Skills and Jobs

Also worth a read in this Sunday’s The New York Times is Thomas Friedman’s article, “If You’ve Got the Skills, She’s Got the Job.” Two main takeaways for me are that first, jobs today require a higher level of analytical competency than in the past. Welding is the example of a job that in the past sufficed with apprenticeship training, but now requires mastery of geometry, metallurgy, and other scientific fields.

The second take-away is the community colleges are leading the effort here. Friedman quotes Miami-Dade’s Eduardo Padrón:

‘The skill shortage is real. Years ago, we started working with over 100 companies to meet their needs. Every program that we offer has an industry advisory committee that helps us with curriculum, mentorship, internships and scholarships.  … Spanish-speaking immigrants used to be able to come here and get a decent job doing repetitive tasks in an office or factory and earn enough to buy a home and car and put their kids through school and enjoy middle-class status. That is no longer possible.  … The big issue in America is not the fiscal deficit, but the deficit in understanding about education and the role it plays in the knowledge economy.’

This sounds a lot like College to Careers. Yet a visit to Miami-Dade’s website shows that they have firmly embraced the dual mission of liberal arts and career education, evidenced by Philosophy sitting right above Phlebotomy Technician on their list of program offerings.  Their list does not look all that different from HWC’s own Program Finder.

My liberal arts post will need to wait even longer as I incorporate this additional data and strip out the irony.

Published by Don Laackman

Leader with higher education, non-profit and private-sector consulting experience.

3 thoughts on “Skills and Jobs

  1. I’m sure that in six months things will be better.

    Sorry; couldn’t help myself. I am not yet in an irony free zone.

    I’m also not sure that one CEO’s experience looking for welder’s for her company extrapolates to something that is true for all or even most welding jobs, much less the broad economy.

    Again, I’m no obstructionist, but I do object to the narrow and oft repeated association of a college education’s value with its work prospects. It is one, no doubt, but not the only and it is arguably not even the most important. Saying it over and over again doesn’t make it so, and leaving out information does real damage. Maybe not in every case, but certainly in some.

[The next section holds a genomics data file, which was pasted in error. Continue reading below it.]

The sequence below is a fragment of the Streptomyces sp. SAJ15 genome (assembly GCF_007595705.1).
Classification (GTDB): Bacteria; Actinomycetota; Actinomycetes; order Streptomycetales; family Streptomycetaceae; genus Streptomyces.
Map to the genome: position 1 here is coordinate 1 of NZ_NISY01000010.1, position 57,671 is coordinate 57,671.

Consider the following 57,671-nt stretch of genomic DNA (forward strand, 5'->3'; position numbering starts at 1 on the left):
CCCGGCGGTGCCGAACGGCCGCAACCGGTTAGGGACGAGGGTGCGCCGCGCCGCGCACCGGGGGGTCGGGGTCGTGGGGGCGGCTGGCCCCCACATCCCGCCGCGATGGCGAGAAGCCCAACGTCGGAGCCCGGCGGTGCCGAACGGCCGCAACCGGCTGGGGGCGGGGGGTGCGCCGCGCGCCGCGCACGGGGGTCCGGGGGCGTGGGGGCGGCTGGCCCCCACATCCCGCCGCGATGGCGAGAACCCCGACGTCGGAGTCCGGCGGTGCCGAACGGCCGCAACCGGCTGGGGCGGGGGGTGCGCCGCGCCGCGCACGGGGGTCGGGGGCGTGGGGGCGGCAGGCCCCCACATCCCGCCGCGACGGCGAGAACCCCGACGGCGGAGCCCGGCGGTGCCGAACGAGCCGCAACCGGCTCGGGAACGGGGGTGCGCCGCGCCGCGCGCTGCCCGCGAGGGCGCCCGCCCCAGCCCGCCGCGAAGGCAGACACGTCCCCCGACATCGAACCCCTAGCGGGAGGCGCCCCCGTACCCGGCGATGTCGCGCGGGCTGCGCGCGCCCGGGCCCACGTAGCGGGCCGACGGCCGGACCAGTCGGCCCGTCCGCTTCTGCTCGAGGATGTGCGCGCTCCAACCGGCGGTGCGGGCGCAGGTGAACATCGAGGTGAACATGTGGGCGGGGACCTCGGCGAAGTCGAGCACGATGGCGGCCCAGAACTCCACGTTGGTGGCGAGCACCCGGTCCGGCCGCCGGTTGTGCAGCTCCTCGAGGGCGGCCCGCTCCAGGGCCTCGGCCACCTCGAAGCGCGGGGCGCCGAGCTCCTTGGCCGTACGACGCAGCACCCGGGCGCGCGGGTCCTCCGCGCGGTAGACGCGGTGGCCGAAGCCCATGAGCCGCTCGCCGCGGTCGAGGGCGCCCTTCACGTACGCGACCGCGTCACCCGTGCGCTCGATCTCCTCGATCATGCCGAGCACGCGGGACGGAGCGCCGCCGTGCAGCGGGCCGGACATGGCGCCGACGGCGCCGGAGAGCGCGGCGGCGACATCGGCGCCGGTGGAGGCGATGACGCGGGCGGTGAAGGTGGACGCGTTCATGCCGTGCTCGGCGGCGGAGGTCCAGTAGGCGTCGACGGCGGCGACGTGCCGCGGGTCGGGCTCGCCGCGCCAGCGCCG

Making a profit is one reason to buy and own a home; when it becomes the only reason that gets mention, bad things happen. I see a similar dynamic at play here.

  2. Here’s an article from the AFT’s Educator. The insert on page nine titled “What Message Does College for All Send?” originally appeared as “The Inadvertent Bigotry of Inappropriate Expectations” in Education Week. I prize the education I received, of course, and I post this link/blurb because it may surprise one to find this in a union-sponsored publication. (The mere titles of these articles surprised me.) Community college students in the college vicinity get a mention on page eight.

    http://www.aft.org/pdfs/americaneducator/fall2010/Rosenbaum.pdf

    Beyond One-Size-Fits-All College Dreams
    Alternative Pathways to Desirable Careers
    By James E. Rosenbaum, Jennifer L. Stephan, and Janet E. Rosenbaum

    The vast majority of high school students plan to attend college—/ / p and believe that a bachelor’s degree all but guarantees them a high-paying job. What many of them don’t know is that those who are not well prepared are not likely to graduate. They also don’t realize that plenty of career-focused certificates and associate’s degrees lead to satisfying careers that pay just as well as, and sometimes better than, careers that require a bachelor’s degree. If detailed information on the broad array of higher education and career options were made available to them, students would have more incentive to work hard in high school and a better chance of achieving their dreams.

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